While all these factors run contra to Hand’s argument that there is no alternative to neoliberalism, there is a more fundamental problem with this line of thinking which was discussed by Karl Polanyi in his book The Great Transformation.17 Polanyi’s numerous critiques of society and the ideology of the ‘free-market’ (now known as neoliberalism) have cast doubt on whether a political community that strictly adhered to neoliberal values could survive. In particular, it is Polanyi’s notion of the “double movement” that highlights the inherently contradictory nature of the ‘free-market’ social form.
Polanyi’s notion of the “double movement” is crucial to demonstrating why neoliberalism cannot be the only political game in town precisely because it is inherently contradictory and destructive. In very brief terms, the first part of the “double movement” occurs when various social forces attempt to create and extend a laissez-faire, ‘market-society’, as in Britain from the 1790s onwards. During this process, the state is publicly taken out of economic activity but crucially remains the enforcer of the rules of the market. In other words, it was the state that played the primary role in removing old restrictive regulations and established the political order through which a market framework could operate. In Polanyi’s words, ‘The road to the free market was paved with continuous political manipulation, whether the state was involved in removing old restrictive regulations … or building new political administrative bodies to bolster the factors of production of the new market economy’.18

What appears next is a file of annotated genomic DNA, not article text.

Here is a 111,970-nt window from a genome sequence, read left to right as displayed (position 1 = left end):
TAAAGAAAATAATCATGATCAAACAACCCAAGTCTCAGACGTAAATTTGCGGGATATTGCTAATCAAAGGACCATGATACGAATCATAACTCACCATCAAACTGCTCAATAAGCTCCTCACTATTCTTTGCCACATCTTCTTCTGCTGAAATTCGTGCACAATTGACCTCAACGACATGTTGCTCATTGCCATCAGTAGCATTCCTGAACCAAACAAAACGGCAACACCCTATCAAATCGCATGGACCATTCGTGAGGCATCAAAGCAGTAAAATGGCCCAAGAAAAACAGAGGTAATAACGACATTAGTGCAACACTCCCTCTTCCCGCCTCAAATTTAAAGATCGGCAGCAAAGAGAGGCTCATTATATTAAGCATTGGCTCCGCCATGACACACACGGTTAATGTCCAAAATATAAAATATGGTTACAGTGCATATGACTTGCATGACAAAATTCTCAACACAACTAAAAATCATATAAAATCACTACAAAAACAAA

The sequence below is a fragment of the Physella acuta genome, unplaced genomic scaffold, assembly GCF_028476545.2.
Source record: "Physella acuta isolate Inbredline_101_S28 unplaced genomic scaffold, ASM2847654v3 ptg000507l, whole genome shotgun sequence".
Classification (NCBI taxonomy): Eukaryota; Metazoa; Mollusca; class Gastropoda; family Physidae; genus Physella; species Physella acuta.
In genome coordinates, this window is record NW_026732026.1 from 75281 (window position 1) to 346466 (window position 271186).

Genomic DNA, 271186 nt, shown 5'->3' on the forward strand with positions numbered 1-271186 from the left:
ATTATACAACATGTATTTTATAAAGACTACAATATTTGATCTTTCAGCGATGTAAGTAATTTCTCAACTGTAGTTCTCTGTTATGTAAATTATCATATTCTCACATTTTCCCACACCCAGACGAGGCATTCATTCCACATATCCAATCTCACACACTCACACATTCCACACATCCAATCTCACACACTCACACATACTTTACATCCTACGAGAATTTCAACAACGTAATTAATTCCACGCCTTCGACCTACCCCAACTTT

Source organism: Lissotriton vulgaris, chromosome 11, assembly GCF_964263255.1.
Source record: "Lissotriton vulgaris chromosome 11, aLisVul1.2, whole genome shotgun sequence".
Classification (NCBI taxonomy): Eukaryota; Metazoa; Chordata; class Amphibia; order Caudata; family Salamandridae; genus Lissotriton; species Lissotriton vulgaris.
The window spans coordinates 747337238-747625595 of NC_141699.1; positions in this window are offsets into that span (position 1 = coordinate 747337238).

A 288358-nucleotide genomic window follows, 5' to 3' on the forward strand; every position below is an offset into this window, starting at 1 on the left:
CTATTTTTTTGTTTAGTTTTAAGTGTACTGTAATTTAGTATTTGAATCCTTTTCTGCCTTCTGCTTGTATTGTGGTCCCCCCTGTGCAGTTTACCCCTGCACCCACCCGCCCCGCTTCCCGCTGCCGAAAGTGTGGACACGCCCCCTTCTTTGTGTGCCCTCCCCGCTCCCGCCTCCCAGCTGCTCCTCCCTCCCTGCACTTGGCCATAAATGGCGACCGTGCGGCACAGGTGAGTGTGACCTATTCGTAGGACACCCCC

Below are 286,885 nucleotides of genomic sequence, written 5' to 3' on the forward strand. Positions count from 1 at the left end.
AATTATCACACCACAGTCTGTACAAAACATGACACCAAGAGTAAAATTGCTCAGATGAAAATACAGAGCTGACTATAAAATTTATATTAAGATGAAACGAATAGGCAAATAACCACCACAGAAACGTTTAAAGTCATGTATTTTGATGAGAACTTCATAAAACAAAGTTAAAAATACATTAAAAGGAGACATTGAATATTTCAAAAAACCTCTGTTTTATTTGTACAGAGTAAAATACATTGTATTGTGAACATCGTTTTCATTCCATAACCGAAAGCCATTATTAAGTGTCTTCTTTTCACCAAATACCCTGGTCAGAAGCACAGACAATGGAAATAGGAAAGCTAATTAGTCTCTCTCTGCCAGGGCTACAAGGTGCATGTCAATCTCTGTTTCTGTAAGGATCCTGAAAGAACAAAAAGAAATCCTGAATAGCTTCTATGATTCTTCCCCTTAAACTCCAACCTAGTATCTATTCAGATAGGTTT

However, to allow unfettered market logic to be the sole director of the fate of human beings would, according to Polanyi, ‘result in the demolition of society’.19Consequently, the second part of the “double movement” emerges from those social groups opposed to the commodification of land and labour. These groups develop unevenly but represent acts of community self-defence against the unforeseen and socially destructive consequences of the ‘self-regulating market’. Typically, such groups push for legislation covering such issues as working hours, public health, factory conditions and trade union recognition. In other words, without social and state intervention society would be annihilated by the market. What this means is that any attempt to impose free-market or neoliberal conditions upon society will result in a whole series of countermeasures designed to repair the fabric of community life by subordinating economic impulses to the social needs of the community in question. A ‘free-market’ society has not existed, nor can it in the future. The triumphalist rhetoric of neoliberals simply represents the ideological justifications of the rich and powerful for their selfish behaviour. As we noted earlier, the Third Way is sensitive to the excesses of the neoliberal project whilst recognising the difficulties in implementing old-style socialism.